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Sat Dec 1, 2018, 10:22 PM

Pentavalent States Observed in Curium, Berkelium and Californium.

The paper I'll discuss in this post is this one: Pentavalent Curium, Berkelium, and Californium in Nitrate Complexes: Extending Actinide Chemistry and Oxidation States (Attila Kovács,*,† Phuong D. Dau,‡ Joaquim Marçalo,§ and John K. Gibson*, Inorg. Chem., 2018, 57 (15), pp 9453–9467.

The shape of the periodic table is actually a quantum mechanical effect. Every electron in an atom must have a unique set quantum configuration numbers, defined by it's primary shell number (which are represented by the rows in the periodic table), and then its suborbital, usually designated for historical reasons as s, p, d, and f, which are represented by its position in a column relative to the "steps" that appear in the table's shape.

In the periodic table both the lanthanides and actinides, the "f elements," appear in the boxes below the main group elements, and the discovery that the actinides, in particular, should go there was the recognition by Glenn Seaborg that they were "f elements" and not, as previously thought as "d elements" that begin with Scandium (Sc) and end with the synthetic element Copernicium (Cn), the "d block elements. The "d block" is actually broken by elements La-Lu (Lanthanum to Lutetium) and Ac-Lw (Actinium to Lawrencium). In fact the "f elements" should represent another "step" in the periodic table, but printing it in this way is logistically difficult since it would be difficult to print on standard paper without making the print too small to read, so they're put in boxes below the "main group" elements.

The heaviest element that has been isolated in a relatively pure form in quantities that are visible is element 99, Einsteinium. It seems theoretically possible to isolate, perhaps, albeit at enormous expense, a visible, if transitory, sample of fermium, element 100, since it is the last element formed by sequential beta decay, but I don't believe it has ever been done, nor will it ever be done. Generally fermium and all of the elements beyond are synthesized on an atom by atom scale in accelerators and are basically known from their decay products and the high energy radiation they produce.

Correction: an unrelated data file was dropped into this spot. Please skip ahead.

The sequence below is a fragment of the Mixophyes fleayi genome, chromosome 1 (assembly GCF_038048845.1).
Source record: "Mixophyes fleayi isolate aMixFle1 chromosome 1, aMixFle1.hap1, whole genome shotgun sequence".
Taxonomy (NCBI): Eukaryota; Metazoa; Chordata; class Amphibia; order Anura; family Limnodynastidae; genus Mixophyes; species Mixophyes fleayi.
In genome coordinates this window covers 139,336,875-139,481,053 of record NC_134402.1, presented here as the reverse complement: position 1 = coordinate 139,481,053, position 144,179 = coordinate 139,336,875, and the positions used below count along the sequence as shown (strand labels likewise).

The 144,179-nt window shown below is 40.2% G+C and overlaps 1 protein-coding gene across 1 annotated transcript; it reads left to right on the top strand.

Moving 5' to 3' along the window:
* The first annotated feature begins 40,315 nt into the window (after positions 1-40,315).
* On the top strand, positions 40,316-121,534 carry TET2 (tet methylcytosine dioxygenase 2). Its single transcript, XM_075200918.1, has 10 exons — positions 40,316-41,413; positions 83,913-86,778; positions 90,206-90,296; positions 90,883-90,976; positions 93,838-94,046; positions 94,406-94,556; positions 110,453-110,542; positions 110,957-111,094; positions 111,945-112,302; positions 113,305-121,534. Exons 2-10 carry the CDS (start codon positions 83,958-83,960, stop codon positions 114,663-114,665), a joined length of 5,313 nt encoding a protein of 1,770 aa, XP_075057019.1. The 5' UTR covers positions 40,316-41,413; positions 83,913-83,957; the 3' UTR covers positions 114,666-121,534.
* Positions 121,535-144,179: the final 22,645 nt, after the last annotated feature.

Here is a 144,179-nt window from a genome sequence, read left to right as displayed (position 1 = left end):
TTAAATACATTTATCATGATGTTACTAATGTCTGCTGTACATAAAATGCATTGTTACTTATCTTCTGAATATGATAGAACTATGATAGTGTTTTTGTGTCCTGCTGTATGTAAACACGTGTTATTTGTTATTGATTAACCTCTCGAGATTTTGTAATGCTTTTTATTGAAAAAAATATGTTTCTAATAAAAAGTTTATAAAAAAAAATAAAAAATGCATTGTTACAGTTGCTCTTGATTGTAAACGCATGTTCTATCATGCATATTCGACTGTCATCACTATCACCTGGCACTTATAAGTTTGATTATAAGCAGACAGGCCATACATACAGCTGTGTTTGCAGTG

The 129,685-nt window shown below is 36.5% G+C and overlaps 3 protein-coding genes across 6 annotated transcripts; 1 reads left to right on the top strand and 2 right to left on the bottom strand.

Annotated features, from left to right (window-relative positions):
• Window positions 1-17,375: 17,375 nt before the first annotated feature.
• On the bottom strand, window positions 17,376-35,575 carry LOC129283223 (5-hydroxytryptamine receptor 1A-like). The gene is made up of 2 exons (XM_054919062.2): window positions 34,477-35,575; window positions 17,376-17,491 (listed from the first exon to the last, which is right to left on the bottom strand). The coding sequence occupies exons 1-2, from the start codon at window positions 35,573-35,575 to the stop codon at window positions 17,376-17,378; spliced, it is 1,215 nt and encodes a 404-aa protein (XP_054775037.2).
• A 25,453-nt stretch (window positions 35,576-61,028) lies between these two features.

The lanthanide elements, with a few important exceptions generally exhibit the +3 oxidation state, although a few elements like cerium (+4) and europium and samarium (+2) have other oxidation states, but they are all mostly characterized by +3 oxidation state, making their separations from one another somewhat difficult, meaning that their industrial chemistry, important in many modern devices, is at best environmentally suspect at best, environmentally odious at worst.

The chemistry of the lower actinide elements, including those that naturally occur if far richer. In fact thorium is almost always found in the +4 state, protactinium in the +5 state, and uranium in either the +4 or +6 state in the natural environment. For a long time, before Seaborg's discovery, these elements were thought to be "d elements" and in fact, thorium has chemistry much closer to zirconium and hafnium than say, curium, protactinium is more "tantalum like" than curium like, and uranium has many similarities to tungsten. (The presence of billion ton quantities of uranium in oceans only became possible on earth after oxygen appeared in the atmosphere, resulting in the somewhat more soluble +6 uranium oxidation state being formed by oxidation as opposed to the very insoluble +4 state. Uranium, and plutonium, but not generally neptunium, have well characterized +3 states, but thorium, protactinium, do not. (Uranium, neptunium, and plutonium all exhibit volatile hexafluorides (+6) albeit of decreasing stability in sequence; a fact of industrial importance; in the oceans and in certain fresh water supplies, uranium VI is present as the dioxo ion.)

In nuclear technology, the existence of multiple oxidation states among actinide elements greatly simplifies their separations from one another (but not necessarily from fission products), at least in the case where there are only trivial amounts of the transamericium elements, curium and berkelium and californium, all of which can be isolated in gram quantities, and in a the case of curium, kg quantities.

I personally always assumed that except for some exotic chemistry involving +2 states for curium at least, that curium, berkelium and californium most commonly exhibited +3 chemistry and that no higher states existed.

I was wrong.

From the paper cited above: